Councils along the Irish border have said they will work together to ensure their common concerns are addressed during Brexit negotiations.
They met to discuss a report that sets out the risks and opportunities to the border area after the UK leaves the EU.
The study found that some of the weakest economies on the island of Ireland are along the border.
These areas are most in need of protection against any negative impacts of Brexit, the report added.
The Ulster University Economic Policy Centre study said while the proposed shape of Brexit is becoming much clearer, the risk posed or opportunities presented remain a matter of speculation and will need to be revised on an ongoing basis.
It states that border businesses rely more on the 3bn euros (£2.5bn) cross-border trade and Republic of Ireland/GB trade rather than exports to the rest of the EU or further afield.
This trade is dominated by sales of goods by the agri-food, building materials and chemicals sectors which are exposed to risks of significant tariffs and non-tariff barriers, such as an end to common standards.
The report said EU funding, which is worth upwards of 5bn euros (£4.2bn) to the border corridor until 2020, will depend on mitigation from other funding sources.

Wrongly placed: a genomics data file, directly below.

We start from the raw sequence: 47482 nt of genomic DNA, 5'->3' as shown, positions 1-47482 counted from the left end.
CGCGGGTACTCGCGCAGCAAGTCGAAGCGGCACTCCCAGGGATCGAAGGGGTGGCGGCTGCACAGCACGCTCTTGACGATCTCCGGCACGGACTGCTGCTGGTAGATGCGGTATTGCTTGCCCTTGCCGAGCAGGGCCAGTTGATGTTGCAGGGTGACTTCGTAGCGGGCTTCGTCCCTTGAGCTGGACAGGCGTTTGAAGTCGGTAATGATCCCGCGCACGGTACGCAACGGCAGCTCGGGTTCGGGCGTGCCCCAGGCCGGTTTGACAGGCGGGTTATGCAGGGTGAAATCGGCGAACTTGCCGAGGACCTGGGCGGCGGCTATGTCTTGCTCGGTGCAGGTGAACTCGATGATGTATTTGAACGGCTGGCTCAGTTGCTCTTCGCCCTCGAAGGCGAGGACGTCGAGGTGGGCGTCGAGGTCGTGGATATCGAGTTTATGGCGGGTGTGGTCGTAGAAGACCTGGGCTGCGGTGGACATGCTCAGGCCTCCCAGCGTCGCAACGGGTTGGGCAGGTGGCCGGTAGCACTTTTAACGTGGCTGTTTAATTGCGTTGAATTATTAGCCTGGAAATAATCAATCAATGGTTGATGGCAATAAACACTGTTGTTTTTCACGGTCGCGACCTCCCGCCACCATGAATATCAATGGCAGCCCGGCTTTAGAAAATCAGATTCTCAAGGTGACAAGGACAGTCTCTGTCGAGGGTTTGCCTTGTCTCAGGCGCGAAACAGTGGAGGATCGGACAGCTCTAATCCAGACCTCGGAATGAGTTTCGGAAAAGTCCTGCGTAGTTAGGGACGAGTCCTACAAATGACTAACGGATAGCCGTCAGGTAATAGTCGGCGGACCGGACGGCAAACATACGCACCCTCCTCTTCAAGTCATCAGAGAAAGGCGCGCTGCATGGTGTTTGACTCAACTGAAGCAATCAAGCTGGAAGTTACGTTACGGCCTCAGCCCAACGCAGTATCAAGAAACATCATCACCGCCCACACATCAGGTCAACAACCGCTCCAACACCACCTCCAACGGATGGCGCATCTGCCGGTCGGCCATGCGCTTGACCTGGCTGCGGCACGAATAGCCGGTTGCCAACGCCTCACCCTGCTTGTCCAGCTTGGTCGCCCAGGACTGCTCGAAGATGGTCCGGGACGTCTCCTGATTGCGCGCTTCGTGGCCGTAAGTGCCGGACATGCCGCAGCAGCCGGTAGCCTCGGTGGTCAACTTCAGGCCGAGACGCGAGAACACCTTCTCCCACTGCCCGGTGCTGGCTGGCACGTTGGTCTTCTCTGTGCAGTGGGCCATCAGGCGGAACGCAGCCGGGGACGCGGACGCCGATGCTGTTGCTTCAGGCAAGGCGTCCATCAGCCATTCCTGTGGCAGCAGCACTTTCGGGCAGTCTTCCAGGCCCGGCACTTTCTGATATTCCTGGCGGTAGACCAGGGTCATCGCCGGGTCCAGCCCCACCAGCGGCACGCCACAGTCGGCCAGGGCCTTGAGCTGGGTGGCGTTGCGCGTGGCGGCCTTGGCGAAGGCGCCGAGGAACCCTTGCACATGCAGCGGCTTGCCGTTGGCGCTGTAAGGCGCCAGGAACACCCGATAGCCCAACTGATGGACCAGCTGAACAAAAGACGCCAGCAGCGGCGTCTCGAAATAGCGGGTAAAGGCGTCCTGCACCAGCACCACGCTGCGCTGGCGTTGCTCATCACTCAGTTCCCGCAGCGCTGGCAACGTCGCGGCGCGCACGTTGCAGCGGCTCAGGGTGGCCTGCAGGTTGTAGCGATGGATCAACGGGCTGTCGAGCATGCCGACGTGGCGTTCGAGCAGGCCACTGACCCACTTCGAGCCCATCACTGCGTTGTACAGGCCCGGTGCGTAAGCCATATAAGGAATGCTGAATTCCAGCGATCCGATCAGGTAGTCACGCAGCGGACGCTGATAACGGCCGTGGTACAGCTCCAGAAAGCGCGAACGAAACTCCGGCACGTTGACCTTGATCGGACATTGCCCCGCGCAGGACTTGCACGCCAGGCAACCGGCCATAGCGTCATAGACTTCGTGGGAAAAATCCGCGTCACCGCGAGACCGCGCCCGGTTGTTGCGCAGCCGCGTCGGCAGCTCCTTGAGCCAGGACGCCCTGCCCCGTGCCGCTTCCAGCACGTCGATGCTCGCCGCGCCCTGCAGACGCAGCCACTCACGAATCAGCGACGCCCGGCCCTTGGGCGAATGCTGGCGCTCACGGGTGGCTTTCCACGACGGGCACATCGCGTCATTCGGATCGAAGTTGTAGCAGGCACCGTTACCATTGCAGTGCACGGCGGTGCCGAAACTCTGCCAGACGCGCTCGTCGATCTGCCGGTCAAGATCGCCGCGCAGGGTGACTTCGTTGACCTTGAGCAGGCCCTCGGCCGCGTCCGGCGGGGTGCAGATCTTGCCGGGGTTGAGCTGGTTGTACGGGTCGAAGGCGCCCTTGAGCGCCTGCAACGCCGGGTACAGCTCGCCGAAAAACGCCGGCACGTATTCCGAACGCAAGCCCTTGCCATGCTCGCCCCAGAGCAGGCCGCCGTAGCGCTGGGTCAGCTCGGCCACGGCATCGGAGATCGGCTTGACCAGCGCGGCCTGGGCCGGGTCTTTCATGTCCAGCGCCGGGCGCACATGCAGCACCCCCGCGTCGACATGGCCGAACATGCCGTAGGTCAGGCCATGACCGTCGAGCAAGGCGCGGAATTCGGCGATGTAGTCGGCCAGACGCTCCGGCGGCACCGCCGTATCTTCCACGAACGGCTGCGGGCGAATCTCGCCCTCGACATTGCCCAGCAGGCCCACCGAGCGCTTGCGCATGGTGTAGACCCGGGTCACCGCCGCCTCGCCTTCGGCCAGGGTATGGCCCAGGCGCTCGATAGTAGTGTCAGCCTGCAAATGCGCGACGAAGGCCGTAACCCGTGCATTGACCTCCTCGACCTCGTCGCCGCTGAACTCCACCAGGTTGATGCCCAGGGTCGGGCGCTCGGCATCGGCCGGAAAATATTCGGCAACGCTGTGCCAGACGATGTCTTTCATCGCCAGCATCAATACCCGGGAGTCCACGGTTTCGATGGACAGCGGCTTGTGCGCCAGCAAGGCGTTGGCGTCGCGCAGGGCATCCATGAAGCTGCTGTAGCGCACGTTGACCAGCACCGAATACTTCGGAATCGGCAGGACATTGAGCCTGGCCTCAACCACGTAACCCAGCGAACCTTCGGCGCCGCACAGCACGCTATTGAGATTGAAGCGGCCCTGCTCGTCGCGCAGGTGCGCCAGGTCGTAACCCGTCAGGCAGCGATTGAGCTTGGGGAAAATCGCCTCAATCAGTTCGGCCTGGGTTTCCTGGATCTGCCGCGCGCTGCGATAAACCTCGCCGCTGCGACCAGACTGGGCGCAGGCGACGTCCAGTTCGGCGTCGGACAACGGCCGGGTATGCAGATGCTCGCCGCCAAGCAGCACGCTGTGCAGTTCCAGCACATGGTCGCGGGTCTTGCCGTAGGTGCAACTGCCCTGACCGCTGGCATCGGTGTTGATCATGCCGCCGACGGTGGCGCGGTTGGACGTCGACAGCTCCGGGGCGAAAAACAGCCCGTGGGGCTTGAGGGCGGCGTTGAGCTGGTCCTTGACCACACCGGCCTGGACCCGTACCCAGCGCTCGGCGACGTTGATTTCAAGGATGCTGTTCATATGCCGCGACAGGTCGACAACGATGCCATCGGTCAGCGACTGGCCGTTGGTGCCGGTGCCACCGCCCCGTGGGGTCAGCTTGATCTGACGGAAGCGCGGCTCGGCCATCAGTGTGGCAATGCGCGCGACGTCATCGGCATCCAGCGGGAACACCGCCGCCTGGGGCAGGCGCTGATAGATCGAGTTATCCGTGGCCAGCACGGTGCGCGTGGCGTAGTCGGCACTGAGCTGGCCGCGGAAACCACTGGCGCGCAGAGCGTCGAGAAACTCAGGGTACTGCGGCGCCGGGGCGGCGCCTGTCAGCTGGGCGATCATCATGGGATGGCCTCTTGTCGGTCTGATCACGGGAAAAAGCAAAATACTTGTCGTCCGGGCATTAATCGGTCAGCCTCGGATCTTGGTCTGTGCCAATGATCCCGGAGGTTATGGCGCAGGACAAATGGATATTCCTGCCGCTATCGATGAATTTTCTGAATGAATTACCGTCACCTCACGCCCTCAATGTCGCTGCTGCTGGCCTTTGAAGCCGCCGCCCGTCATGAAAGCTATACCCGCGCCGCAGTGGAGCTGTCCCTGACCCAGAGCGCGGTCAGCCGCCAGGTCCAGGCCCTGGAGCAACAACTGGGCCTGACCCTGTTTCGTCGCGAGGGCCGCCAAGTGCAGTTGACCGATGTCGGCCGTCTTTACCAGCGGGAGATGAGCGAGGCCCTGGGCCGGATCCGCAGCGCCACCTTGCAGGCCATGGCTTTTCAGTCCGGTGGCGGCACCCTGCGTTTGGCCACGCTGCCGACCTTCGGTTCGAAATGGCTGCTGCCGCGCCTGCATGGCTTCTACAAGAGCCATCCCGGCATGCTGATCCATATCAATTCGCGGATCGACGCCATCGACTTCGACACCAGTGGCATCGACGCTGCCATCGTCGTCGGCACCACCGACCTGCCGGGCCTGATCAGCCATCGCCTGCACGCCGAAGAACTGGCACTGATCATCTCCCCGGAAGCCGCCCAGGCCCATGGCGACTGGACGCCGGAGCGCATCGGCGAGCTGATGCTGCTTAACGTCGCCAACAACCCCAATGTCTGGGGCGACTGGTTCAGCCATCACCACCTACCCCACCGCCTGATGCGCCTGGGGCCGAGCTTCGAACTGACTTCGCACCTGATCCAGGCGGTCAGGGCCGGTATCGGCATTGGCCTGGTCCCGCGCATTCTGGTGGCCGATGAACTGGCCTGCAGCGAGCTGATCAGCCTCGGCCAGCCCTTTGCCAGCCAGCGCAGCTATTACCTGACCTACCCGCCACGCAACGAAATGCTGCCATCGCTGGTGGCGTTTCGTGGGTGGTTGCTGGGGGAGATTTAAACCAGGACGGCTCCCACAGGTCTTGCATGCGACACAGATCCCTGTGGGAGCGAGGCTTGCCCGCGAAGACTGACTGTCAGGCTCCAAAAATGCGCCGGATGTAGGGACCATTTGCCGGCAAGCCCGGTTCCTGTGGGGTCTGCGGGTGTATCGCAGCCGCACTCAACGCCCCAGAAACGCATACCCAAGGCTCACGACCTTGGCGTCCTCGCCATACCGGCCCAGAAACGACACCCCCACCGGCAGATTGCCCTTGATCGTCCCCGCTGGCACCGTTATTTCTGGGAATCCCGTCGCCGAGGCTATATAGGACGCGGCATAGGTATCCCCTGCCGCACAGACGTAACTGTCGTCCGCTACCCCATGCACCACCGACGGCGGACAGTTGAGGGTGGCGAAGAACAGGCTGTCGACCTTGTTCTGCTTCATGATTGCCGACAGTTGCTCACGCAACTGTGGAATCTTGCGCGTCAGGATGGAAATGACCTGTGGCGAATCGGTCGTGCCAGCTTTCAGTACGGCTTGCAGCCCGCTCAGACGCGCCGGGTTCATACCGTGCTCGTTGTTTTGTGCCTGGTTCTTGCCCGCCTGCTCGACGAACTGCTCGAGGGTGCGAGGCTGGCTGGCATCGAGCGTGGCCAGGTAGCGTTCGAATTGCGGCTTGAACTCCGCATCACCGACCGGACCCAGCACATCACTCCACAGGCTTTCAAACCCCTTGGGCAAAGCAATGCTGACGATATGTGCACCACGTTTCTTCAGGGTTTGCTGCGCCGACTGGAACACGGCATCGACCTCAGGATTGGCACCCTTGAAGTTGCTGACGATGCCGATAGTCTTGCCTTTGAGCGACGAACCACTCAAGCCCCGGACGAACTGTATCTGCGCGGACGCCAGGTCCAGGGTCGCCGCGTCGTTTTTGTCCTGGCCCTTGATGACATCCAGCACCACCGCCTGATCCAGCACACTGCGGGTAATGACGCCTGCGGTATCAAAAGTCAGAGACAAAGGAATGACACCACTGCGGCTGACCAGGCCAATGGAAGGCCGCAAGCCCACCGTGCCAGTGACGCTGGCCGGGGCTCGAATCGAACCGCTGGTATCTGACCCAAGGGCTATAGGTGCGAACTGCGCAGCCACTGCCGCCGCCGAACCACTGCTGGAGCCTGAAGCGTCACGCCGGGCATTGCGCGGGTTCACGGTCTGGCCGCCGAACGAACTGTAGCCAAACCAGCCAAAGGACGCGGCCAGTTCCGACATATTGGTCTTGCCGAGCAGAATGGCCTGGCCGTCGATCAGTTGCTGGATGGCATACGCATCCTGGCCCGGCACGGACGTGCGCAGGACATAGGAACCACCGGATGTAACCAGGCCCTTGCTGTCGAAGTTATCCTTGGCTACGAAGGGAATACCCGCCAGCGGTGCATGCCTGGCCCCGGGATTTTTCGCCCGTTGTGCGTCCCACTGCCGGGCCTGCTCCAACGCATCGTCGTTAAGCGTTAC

This money, ranging from Common Agricultural Policy and skills development programmes, to cross-border and peace funds, will end for Northern Ireland after Brexit.
Foreign direct investment has delivered more than 7,000 jobs to the area in the past five years, and Brexit will bring risks and large opportunities depending on access to the EU market, the report said.
It said: "Like cross-border shopping, this is a competitive area for councils although it may need to be explored how to adopt a joint approach to sell the corridor as a whole in the context of Brexit".
In 2015 almost one million cross-border journeys were made every week at border crossings to access work, education and other services.
Freedom of movement is also critical for the more than three million visitors to the border corridor in 2015 whose expenditure amounted to more than 600m euros (£507m).
The report recommended that councils work collectively as a lobby group to show that the border corridor is going to be most affected by Brexit and to have their voices heard in the negotiations.
Meanwhile, the European Union's chief Brexit negotiator, Michel Barnier, will address the Dáil (Irish Parliament) next Thursday.
The honour of addressing the Dáil and Seanad (Senate) is usually reserved for visiting presidents and prime ministers.
Leaders of the Opposition and other groups are expected to make statements after Mr Barnier's address to a joint sitting of the Dáil and Seanad.
The move comes after the Oireachtas had received a positive initial response to an informal request some weeks ago.